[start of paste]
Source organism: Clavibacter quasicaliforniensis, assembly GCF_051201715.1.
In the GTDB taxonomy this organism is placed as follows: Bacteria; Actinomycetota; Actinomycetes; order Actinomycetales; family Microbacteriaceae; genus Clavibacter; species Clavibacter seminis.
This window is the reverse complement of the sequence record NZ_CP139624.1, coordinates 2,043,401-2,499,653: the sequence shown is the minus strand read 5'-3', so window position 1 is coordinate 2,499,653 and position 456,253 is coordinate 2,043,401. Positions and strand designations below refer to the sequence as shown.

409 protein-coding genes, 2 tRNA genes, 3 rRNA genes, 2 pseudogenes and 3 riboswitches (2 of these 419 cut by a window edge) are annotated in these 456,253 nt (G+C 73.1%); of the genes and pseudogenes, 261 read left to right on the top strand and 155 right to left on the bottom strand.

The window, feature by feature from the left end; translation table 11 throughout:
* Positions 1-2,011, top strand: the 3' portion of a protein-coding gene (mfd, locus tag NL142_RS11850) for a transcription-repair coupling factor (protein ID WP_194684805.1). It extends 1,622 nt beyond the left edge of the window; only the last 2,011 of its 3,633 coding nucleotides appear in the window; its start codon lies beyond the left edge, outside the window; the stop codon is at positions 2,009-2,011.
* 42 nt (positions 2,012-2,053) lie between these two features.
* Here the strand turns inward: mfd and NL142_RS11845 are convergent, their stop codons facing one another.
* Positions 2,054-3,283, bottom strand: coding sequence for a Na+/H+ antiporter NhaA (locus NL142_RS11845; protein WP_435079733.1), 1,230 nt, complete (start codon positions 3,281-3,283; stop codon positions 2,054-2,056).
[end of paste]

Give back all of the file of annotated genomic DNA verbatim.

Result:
Source organism: Clavibacter quasicaliforniensis, assembly GCF_051201715.1.
In the GTDB taxonomy this organism is placed as follows: Bacteria; Actinomycetota; Actinomycetes; order Actinomycetales; family Microbacteriaceae; genus Clavibacter; species Clavibacter seminis.
This window is the reverse complement of the sequence record NZ_CP139624.1, coordinates 2,043,401-2,499,653: the sequence shown is the minus strand read 5'-3', so window position 1 is coordinate 2,499,653 and position 456,253 is coordinate 2,043,401. Positions and strand designations below refer to the sequence as shown.

409 protein-coding genes, 2 tRNA genes, 3 rRNA genes, 2 pseudogenes and 3 riboswitches (2 of these 419 cut by a window edge) are annotated in these 456,253 nt (G+C 73.1%); of the genes and pseudogenes, 261 read left to right on the top strand and 155 right to left on the bottom strand.

The window, feature by feature from the left end; translation table 11 throughout:
* Positions 1-2,011, top strand: the 3' portion of a protein-coding gene (mfd, locus tag NL142_RS11850) for a transcription-repair coupling factor (protein ID WP_194684805.1). It extends 1,622 nt beyond the left edge of the window; only the last 2,011 of its 3,633 coding nucleotides appear in the window; its start codon lies beyond the left edge, outside the window; the stop codon is at positions 2,009-2,011.
* 42 nt (positions 2,012-2,053) lie between these two features.
* Here the strand turns inward: mfd and NL142_RS11845 are convergent, their stop codons facing one another.
* Positions 2,054-3,283, bottom strand: coding sequence for a Na+/H+ antiporter NhaA (locus NL142_RS11845; protein WP_435079733.1), 1,230 nt, complete (start codon positions 3,281-3,283; stop codon positions 2,054-2,056).